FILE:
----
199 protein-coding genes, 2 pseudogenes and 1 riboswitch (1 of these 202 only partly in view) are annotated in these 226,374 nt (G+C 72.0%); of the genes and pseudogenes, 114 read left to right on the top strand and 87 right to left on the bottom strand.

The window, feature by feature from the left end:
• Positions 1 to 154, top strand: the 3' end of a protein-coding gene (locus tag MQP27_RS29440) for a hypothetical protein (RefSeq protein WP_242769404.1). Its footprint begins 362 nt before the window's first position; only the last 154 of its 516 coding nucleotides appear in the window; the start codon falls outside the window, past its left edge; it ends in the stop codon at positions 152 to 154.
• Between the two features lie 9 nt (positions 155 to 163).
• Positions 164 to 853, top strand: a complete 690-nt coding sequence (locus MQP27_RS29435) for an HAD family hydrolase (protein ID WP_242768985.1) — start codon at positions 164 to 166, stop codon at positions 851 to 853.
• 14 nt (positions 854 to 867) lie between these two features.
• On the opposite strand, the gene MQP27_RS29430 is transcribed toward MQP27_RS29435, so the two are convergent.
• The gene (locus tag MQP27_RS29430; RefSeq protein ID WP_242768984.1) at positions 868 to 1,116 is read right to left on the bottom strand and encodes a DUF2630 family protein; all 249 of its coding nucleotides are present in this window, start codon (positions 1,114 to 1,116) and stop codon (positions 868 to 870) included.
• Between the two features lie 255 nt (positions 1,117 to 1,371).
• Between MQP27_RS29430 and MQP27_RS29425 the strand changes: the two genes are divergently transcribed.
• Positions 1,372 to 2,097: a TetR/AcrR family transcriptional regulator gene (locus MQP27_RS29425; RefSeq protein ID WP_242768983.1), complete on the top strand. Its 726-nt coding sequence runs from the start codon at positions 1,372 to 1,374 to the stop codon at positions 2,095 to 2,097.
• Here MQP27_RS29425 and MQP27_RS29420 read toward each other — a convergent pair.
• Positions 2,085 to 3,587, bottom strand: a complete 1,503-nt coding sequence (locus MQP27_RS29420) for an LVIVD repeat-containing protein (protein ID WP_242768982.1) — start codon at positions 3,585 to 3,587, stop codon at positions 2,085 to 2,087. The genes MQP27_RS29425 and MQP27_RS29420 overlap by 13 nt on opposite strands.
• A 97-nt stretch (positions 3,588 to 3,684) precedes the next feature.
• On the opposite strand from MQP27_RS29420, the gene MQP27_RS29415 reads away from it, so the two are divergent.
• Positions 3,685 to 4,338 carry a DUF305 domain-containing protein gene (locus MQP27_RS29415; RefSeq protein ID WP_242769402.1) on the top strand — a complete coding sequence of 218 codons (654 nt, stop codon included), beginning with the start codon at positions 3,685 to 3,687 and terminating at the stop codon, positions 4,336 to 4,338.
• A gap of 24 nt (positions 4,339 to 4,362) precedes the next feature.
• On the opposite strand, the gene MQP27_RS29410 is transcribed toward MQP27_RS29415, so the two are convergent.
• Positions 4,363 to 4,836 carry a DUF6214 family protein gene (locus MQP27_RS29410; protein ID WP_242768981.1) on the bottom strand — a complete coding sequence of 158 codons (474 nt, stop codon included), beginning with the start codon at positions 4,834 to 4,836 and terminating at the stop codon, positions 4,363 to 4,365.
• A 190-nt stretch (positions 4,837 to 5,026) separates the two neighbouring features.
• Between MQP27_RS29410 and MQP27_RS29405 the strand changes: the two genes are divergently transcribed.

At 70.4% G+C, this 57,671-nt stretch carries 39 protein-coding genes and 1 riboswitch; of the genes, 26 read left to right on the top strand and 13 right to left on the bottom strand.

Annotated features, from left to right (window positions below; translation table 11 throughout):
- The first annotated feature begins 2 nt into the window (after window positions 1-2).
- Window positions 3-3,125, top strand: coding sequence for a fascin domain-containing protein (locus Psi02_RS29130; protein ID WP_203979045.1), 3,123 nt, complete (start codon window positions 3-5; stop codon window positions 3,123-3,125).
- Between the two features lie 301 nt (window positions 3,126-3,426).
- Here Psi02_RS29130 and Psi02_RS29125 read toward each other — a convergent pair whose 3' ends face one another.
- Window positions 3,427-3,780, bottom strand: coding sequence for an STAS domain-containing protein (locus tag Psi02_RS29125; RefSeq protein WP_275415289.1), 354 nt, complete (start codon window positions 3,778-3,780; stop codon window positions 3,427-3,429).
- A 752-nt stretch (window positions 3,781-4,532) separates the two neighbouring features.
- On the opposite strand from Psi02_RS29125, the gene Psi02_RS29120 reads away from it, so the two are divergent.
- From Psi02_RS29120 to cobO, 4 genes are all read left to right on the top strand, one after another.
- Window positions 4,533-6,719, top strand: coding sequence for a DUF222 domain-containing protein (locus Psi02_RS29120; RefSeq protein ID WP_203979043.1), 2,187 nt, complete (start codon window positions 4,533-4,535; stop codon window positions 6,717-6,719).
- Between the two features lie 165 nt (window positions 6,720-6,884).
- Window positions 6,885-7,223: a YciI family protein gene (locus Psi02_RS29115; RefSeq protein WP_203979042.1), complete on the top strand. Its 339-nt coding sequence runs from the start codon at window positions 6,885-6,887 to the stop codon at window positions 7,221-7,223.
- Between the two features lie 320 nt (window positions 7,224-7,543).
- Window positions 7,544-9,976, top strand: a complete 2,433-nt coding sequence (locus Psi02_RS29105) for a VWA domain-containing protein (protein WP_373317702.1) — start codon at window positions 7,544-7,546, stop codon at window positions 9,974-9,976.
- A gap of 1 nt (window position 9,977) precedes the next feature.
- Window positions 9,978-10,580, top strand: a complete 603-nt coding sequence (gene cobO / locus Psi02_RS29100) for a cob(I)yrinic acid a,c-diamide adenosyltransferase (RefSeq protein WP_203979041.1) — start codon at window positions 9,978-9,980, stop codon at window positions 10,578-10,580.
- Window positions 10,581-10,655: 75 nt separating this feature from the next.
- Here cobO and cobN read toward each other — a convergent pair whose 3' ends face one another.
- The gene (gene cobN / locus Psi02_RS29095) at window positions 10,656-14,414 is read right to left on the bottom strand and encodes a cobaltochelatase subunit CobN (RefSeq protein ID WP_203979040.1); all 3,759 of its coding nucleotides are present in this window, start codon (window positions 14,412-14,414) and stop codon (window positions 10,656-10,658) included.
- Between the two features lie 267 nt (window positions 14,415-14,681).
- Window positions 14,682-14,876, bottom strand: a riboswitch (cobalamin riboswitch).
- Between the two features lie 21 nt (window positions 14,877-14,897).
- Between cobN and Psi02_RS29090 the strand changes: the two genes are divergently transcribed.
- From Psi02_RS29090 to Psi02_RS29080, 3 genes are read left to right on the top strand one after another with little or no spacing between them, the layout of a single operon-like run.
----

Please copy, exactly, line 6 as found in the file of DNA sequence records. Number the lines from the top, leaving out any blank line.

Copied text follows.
• 14 nt (positions 854 to 867) lie between these two features.